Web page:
Back to Stepanek and Troicki, who are scheduled to practice on Court 3 at 9:30 this morning. That’s the who, what, where and when. Now the why: Both want to hit with someone at their level (i.e., a fellow pro). Both are scheduled to play at 11:00 — Stepanek plays Mardy Fish and Troicki faces Juan Martin del Potro — so they want that someone around the same time. And the key — they’re on different halves of the draw. So they’d get reacquainted with each other’s games but couldn’t use that knowledge unless both reached the final.
While other factors come into play, explains ATP PR & Marketing manager Austin Nunn, this is the norm. And the norm can get interesting: “A player may think, ‘I want to hit with this guy, but we may play in the quarters so I’ll practice with him early then I’ll kind of move along.’ It’s kind of a dance to figure all this out.”
And all must dance. On the WTA tour, male hitting partners often fill the role fellow players do on the ATP tour. WTA players hit with each other too but not nearly as much. The top WTA players in particular work with male hitting partners, who can more easily generate their level of power (and do so without going all out and thereby risking injuries). ATP pros, on the other hand, must play fellow pros to face comparable power.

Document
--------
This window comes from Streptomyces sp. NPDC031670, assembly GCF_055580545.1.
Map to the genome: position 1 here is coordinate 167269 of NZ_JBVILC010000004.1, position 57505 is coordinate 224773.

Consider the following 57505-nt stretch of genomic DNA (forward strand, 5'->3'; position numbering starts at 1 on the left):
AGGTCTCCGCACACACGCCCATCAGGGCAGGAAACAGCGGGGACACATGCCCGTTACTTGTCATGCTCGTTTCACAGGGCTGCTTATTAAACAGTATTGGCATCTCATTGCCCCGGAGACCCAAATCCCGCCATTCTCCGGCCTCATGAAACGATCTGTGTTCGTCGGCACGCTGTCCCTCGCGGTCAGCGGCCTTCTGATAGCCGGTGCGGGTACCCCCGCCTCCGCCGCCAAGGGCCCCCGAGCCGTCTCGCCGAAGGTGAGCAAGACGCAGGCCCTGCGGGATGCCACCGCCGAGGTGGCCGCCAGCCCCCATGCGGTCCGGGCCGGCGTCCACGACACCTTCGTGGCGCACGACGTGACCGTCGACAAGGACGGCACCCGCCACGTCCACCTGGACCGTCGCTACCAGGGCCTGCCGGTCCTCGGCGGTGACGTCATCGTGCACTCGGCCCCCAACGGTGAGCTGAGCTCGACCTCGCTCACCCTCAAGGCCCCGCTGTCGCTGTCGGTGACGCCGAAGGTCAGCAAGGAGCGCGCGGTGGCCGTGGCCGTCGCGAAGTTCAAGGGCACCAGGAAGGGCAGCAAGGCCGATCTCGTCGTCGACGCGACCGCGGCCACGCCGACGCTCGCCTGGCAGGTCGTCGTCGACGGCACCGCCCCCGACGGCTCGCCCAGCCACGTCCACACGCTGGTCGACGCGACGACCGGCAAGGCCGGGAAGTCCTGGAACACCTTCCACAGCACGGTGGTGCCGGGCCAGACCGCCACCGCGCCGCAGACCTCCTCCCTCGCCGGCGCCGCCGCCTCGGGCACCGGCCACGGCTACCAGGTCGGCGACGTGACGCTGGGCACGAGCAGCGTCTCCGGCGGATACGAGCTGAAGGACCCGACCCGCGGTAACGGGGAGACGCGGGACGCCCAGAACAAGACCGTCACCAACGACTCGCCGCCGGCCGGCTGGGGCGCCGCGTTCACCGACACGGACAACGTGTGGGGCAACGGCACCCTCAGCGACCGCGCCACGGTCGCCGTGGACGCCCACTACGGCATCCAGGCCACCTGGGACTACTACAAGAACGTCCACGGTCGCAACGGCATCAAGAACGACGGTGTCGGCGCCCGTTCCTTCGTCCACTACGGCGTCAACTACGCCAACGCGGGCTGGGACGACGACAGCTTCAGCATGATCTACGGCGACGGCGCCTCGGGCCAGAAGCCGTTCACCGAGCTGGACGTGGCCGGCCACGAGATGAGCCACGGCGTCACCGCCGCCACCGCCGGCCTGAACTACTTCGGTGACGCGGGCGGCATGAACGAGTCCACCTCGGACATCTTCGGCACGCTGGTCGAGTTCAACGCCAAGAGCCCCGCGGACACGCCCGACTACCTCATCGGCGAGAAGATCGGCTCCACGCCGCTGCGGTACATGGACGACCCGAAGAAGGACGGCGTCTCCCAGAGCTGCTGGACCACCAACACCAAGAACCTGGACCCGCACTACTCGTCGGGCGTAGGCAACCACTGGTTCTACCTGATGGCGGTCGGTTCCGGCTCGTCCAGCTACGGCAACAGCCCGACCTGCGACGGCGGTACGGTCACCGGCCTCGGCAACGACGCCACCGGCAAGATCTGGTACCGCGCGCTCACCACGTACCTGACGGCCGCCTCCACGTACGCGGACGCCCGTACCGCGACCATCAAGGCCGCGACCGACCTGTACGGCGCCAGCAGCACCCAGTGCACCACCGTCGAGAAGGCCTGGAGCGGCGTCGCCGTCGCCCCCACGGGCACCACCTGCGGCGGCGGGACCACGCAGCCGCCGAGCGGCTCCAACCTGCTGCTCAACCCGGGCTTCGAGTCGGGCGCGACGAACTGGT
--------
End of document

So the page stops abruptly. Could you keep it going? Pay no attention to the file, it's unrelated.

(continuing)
Not surprisingly few ATP players have full-time hitting partners. The exception among the Top 10 is Novak Djokovic, who has a traveling hitting partner in Dusan Vemic and doesn’t practice with other players often.